James Erskine Slammed Cricket Australia For Handling Ball Tampering Issue Badly
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James Erskine Slammed Cricket Australia For Handling Ball Tampering Issue Badly

The ball-tampering row has put question marks on Australian cricket team’s culture. (Photo: Youtube screengrab)
The ball-tampering row has put question marks on Australian cricket team’s culture. (Photo: Youtube screengrab)

James Erskine, David Warner’s manager slammed Cricket Australia for handling the ball-tampering issue badly. Ever since the Australian opening batsman Cameron Bancroft revealed that more than three people had knowledge about the Sandpaper Gate, the scandal has once again become a talking point in the cricketing world.

Cricket Australia’s (CA) Integrity team has reached out to the right-handed batsman to see if he has more information to give on the issue.

James Erskine (PC: smh.com.au)
James Erskine (PC: smh.com.au)

James Erskine: The Whole Ball-Tampering Issue Was Badly Handed But Eventually The Truth Will Come Out

Three years since the Cape Town Test, Cameron Bancroft, while not having taken any names, has seemingly admitted that Australia’s bowling attack consisting of Mitchell Starc, Josh Hazlewood, Pat Cummins, Nathan Lyon, and Mitchell Marsh knew he was scuffing the ball up with sandpaper.

James Erskine also asserted that all three of the indicted players were treated ‘despicably’. James Erskine added that had any of them sued Cricket Australia for the investigation, they would have had their punishment reduced because of the ‘whole truth’.

“The report that was done, they didn’t interview all the players. The whole thing was so badly handled, it was a joke. But eventually, the whole truth, and nothing but the truth, will come out and I know the whole truth. But it doesn’t serve any purpose because the Australian public over a period of time got to dislike the Australian team because they didn’t behave particularly well,” James Erskine told Sydney Morning Herald.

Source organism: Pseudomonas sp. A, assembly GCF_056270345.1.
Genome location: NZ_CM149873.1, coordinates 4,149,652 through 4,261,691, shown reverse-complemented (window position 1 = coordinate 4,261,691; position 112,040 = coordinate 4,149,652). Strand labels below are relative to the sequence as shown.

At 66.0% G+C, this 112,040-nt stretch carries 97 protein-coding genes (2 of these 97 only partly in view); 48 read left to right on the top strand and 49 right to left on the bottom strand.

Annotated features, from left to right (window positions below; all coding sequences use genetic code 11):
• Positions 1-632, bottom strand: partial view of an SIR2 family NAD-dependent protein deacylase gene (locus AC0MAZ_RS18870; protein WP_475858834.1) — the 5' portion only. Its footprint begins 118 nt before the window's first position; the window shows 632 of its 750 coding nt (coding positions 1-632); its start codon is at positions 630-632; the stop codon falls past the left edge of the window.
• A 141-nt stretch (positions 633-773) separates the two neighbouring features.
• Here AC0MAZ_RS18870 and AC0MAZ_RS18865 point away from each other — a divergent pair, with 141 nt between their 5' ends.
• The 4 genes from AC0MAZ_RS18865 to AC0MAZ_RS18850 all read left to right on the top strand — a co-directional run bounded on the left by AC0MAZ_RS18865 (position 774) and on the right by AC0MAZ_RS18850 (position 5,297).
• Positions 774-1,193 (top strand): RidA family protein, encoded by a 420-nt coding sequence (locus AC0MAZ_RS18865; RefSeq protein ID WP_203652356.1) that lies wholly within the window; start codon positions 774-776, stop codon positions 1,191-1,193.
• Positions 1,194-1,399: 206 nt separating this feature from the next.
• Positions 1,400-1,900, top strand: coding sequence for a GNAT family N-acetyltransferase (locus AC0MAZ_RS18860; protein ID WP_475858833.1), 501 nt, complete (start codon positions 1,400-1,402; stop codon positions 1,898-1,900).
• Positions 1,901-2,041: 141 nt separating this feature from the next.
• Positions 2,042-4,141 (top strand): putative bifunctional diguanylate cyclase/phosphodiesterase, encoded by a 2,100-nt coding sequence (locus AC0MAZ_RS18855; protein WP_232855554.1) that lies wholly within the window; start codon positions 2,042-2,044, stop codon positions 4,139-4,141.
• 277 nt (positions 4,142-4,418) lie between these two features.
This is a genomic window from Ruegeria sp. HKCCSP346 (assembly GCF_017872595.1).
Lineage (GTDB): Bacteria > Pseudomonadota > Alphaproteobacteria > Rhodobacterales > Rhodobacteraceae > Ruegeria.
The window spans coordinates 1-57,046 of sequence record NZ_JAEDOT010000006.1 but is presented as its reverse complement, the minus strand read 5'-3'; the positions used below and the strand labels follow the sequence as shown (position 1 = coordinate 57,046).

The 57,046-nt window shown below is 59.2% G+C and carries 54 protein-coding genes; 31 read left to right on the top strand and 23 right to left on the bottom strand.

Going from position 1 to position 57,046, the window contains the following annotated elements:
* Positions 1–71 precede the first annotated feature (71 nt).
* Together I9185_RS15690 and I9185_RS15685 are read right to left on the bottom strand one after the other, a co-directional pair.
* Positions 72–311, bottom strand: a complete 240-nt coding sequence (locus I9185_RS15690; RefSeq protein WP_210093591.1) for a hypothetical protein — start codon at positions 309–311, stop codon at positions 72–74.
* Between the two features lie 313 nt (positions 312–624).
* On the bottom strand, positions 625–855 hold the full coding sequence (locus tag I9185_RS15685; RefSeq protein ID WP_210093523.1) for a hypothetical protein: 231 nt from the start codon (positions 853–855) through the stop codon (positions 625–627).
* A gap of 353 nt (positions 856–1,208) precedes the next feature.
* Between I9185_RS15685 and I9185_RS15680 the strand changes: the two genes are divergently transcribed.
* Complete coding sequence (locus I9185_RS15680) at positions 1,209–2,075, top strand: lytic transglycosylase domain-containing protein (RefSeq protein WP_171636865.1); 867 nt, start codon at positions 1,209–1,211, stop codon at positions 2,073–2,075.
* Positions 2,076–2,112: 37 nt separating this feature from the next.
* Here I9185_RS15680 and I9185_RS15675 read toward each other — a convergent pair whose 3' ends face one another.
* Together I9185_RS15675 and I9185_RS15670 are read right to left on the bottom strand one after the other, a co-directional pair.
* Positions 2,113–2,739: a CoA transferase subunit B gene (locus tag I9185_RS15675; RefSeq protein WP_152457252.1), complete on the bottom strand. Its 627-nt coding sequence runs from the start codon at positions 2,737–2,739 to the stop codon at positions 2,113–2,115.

Cameron Bancroft photographed at the Riverside Ground in Chester-le-Street.
James Erskine Photo Credit: Getty Images.

“There is absolutely no doubt that Smith, Warner, and Bancroft were treated despicably. The fact of the matter is they did the wrong thing but the punishment didn’t fit the crime. I think if one or two of those players had taken legal action they would have won because of what the truth was,” James Erskine added.

In March 2018, Cameron Bancroft was caught on camera trying to change the condition of the ball using sandpaper in a Test match against South Africa in Cape Town. The incident later went on to be labelled as the ‘Sandpaper Gate’ and is considered as one of the darkest moments in the history of Australian cricket.

Cameron Bancroft Said It Was Probably Self Explanatory About Bowlers Awareness That The Ball Was Tampered With

Cameron Bancroft, who is playing county cricket in Durham, said it was ‘probably self-explanatory’ whether the bowlers were aware that the ball was being tampered with.

“Yeah, look, all I wanted to do was to be responsible and accountable for my own actions and part. Yeah, obviously what I did benefits bowlers and the awareness around that, probably, is self-explanatory,” Bancroft said to the Guardian interviewer Donald McRae as reported by ESPNcricinfo.

“I guess one thing I learned through the journey and being responsible is that’s where the buck stops [with Bancroft himself]. Had I had better awareness I would have made a much better decision,” he added.

David Warner and Steve Smith, Reuters
David Warner and Steve Smith, Reuters. Photo Credit: Getty Images.

When he was further stressed, Bancroft replied: “Uh… yeah, look, I think, yeah, I think it’s pretty probably self-explanatory.”

On the third day of the match, Cameron Bancroft was caught on camera trying to alter the condition of the ball. As soon as the clip was shown on television, it went viral on social media and the entire cricketing fraternity condemned the act. After the conclusion of the day’s play, Cameron Bancroft and then Australia skipper Steve Smith admitted that they did tamper with the ball.

David Warner’s involvement in the act was also confirmed. Australia went on to lose the match and Cricket Australia took some bold calls as they first removed Steve Smith and David Warner as the captain and vice-captain of the side. Later, the Australian cricket board handed a one-year ban to the tainted duo, while Cameron Bancroft was given a nine-month suspension. Australia coach Darren Lehmann also resigned after the episode.